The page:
I never planned to live in another country. I never did a study-abroad program, have no fluency in any foreign language and most of the time still don’t really feel like that fabled creature, the ‘expat’. Frankly, even after three+ years, living in England still seems to me like the poorest excuse for ‘foreign’ possible for an American–except of course for Canada. How hip and daring can you feel about living in a country where they speak the same language and worship the same gods (capitalism, neoliberalism, patriarchy), even if they do drink warm beer and have few strange customs? (Anyone who has seen a Brit hen night in full swing knows what I’m talking about.) And while I never had that eagerness to get to a more exotic land common to French majors, I also don’t have so much love for my native shores that I’m one of those of those wistful-exile types either–that is, the kind who are forever nostalgic for some sense of real belonging that was left behind. I don’t think I ever had all that much belonging in the first place.
But on a day like today, when something so definitively national is happening to your nation, it really does feel utterly strange to be elsewhere, and there’s no mistaking the fact that you are thousands of miles away from where it feels like you are supposed to be.
A famous critic argued that modern nations came to experience themselves as communities through experiences of synchronicity: when we all do the same thing at the same time–like watch a final world series baseball game or the hear that war has been declared–we feel connected by that shared experience of time, as if we’re a community. This doesn’t mean we agree about what we hear, or interpret it the same way, but that we were there at the same time, linked by a moment. It’s the kind of feeling that makes people say, decades later, ‘Where were you when…?’ and that makes the people asked know exactly where they were. It’s hard to think of a national experience that captures this more than voting, especially voting in an election like this. It’s a powerful feeling because it’s a feeling of stepping out of ordinary time, into a sort of group experience of the present, which suddenly feels larger and more momentous. In one single shared day, millions of people all over the country do the exact same thing: they vote. Often this feeling also produces a sense of having power–of being able to act on history instead of just having it act on you.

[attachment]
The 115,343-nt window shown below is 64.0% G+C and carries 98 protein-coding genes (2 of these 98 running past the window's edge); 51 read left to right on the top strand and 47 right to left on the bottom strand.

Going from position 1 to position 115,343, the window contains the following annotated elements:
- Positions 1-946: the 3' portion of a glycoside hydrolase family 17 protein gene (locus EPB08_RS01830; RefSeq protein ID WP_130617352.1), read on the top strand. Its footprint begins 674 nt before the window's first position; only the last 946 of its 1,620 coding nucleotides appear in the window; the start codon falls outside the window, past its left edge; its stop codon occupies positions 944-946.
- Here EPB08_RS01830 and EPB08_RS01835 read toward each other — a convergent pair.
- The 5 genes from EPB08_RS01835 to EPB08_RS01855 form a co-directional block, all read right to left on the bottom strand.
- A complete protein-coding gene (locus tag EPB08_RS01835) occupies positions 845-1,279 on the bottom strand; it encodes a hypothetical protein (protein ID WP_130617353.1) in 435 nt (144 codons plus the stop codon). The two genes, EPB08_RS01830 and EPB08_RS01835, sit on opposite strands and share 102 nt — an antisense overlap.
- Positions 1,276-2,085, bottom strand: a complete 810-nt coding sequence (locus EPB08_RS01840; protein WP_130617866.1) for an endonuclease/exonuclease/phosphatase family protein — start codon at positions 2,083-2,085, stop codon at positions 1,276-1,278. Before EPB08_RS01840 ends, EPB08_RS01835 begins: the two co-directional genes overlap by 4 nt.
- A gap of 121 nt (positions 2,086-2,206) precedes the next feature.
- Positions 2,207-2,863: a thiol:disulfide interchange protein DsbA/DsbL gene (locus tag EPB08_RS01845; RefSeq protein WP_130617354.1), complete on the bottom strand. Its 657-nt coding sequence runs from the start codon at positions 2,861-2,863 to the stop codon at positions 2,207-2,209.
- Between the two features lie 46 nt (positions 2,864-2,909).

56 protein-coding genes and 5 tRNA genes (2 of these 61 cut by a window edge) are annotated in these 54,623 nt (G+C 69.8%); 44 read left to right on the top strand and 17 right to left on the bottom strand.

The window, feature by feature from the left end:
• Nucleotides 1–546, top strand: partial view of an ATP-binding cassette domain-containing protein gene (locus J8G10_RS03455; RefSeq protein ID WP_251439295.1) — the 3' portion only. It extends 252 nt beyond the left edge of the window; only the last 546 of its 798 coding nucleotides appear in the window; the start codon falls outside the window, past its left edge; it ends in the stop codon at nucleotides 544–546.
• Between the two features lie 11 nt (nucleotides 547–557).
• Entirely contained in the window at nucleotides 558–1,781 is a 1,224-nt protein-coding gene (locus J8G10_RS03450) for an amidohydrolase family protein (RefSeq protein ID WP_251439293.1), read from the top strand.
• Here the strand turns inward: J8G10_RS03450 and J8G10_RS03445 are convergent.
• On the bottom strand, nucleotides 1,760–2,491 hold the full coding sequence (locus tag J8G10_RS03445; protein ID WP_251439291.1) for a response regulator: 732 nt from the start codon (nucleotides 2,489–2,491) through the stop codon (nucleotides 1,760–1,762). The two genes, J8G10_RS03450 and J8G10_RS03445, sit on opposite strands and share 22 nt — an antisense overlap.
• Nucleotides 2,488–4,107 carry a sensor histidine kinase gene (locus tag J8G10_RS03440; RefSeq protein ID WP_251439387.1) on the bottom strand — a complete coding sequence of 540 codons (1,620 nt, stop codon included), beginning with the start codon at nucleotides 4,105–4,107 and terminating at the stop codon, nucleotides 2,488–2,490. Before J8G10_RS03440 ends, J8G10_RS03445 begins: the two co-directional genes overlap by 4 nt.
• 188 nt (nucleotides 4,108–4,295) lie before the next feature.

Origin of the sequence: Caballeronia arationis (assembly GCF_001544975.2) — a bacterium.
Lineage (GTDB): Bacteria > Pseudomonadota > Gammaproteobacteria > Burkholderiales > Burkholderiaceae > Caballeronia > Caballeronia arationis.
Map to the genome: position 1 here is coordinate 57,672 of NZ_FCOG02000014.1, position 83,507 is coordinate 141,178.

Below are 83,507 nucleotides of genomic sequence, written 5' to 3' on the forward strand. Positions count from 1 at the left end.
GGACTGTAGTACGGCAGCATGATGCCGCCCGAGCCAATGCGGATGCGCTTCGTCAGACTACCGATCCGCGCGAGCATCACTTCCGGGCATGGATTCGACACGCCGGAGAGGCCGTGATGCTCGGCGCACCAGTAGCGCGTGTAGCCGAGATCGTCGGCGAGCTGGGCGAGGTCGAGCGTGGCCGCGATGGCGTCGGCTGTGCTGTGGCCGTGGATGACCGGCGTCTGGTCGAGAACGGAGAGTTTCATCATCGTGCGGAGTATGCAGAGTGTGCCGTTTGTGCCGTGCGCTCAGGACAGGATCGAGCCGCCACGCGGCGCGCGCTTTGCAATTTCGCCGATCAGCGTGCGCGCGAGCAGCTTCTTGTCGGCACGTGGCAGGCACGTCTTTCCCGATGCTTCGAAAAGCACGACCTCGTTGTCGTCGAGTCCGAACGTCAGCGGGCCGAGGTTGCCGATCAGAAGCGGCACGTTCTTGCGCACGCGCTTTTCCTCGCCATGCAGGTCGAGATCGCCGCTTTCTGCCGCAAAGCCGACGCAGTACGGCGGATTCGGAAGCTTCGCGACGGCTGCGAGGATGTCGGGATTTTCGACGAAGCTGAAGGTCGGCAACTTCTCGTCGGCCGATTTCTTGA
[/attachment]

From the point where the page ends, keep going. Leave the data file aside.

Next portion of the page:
It’s that feeling of synchronicity and connection that makes it feel so odd to be sending an absentee ballot by registered mail and calling voters in swing states with a UK mobile and an international phone card. I’d really like be there, pulling a lever with my own hand and seeing with my own non-virtual eyes the long lines of Obama voters. But in our own, GMT-skewed experience of synchronicity, expat dems across the UK will be up all night, watching the polls and biting our nails and hoping to god that this time we do really have the power to push history in a better direction.